ST. LOUIS COUNTY, Mo. – A new legal battle is brewing over recreational marijuana in Missouri. The issue is tax “stacking.” County leaders in the St. Louis area want to stack the 3% local sales taxes that voters approved last week.

Berkeley voters approved a 3% marijuana sales tax, as did voters countywide in St. Louis County. The 3% local marijuana tax propositions passed almost everywhere; they were on the ballot last week by 3-to-1 margins, if not more.

County leaders take that to mean counties that passed the tax can stack their 3% on top of a city’s 3%. They want their cut.

“You can indeed stack them. It’s been verified and discussed legally throughout,” said Tim Brinker, Franklin County’s presiding commissioner. “It’s absolutely allowable to stack.”

St. Louis County and St. Charles County also reportedly plan to stack county and municipal recreational marijuana sales taxes, meaning the 3% rate voters approved will be 6% in most municipalities, from Berkeley in St. Louis County to St. Peters in St. Charles County to St. Clair in Franklin County.

However, the amendment to the Missouri Constitution legalizing recreational marijuana that voters approved in November defines local governments as cities or towns for incorporated areas and counties for unincorporated areas. The Missouri Cannabis Trade Association maintains that language means one can impose a local marijuana sales tax but not both.

“They trying to hone in on these smaller municipalities, which this bill was written not to do that. It definitely says no stacking,” said Tom Bommarito, who owns and operates multiple Greenlight dispensaries, including the Berkeley location.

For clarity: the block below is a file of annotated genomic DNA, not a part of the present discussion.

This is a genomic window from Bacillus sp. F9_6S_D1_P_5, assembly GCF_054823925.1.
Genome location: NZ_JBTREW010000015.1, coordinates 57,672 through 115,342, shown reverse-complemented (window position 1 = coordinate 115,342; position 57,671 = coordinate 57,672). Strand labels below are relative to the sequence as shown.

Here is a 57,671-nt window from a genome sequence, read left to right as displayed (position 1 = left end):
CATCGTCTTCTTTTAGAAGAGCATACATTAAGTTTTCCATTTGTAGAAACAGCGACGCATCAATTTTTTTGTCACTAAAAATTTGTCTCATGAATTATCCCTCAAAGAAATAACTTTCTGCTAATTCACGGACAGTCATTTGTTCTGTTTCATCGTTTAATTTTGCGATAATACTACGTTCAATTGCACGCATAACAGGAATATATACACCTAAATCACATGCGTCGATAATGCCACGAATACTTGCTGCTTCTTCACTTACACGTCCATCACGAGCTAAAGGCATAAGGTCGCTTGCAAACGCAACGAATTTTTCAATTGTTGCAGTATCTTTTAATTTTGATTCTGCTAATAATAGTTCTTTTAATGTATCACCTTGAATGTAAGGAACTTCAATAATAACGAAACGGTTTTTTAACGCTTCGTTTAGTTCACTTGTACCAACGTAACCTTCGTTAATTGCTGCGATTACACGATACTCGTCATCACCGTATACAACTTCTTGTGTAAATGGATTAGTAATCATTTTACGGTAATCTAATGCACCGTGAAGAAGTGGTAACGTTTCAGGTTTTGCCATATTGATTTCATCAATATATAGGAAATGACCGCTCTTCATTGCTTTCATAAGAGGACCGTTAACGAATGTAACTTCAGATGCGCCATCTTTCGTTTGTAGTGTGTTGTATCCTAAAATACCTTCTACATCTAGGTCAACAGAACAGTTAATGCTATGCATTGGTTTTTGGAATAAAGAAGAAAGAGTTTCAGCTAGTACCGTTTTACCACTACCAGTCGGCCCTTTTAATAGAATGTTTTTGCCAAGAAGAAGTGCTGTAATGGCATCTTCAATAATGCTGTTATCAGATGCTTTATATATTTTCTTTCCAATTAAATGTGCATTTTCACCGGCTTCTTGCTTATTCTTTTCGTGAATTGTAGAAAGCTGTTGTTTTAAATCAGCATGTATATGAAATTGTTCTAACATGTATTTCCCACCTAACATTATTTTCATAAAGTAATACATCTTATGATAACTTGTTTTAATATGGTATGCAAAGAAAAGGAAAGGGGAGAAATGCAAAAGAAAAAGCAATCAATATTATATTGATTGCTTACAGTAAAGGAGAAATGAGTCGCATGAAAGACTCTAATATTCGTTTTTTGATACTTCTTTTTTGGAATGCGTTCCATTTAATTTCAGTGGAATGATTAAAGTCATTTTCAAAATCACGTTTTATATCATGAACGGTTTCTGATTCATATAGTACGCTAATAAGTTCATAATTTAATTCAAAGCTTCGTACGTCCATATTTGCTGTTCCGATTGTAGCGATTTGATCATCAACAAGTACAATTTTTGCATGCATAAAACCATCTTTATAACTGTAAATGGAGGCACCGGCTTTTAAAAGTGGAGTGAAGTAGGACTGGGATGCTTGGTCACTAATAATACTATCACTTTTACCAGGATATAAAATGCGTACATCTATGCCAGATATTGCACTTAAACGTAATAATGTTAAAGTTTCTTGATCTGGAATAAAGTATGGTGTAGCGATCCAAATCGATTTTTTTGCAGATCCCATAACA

If tax stacking is allowed, $100 worth of marijuana would cost $112 in Berkeley with the 6% state, 3% city, and 3% county taxes added. It would cost $109 in the City of St. Louis, where there’s just one 3% local tax. It would cost $106 at a dispensary in House Springs, Jefferson County, which currently has no local recreational marijuana sales tax.

“(Legalization) is for the benefit of us,” said Taariq David, a customer at Greenlight Dispensary. “Don’t stick it to (us). You’re going to make your money off of it. Just enjoy the 3% and be happy.”

He said in these inflationary times, people would shop for cheaper marijuana just like gasoline.

County leaders admit high taxes could push certain customers back to street dealers, but they’re not backing down with hundreds of millions of dollars now flowing into Missouri for legal recreational marijuana.

“Every million in sales equates to $30,000 for that taxing agency,” Brinker said.

“A legal battle is looming, it sounds like,” Bommarito said.

The new taxes are set to take effect in October.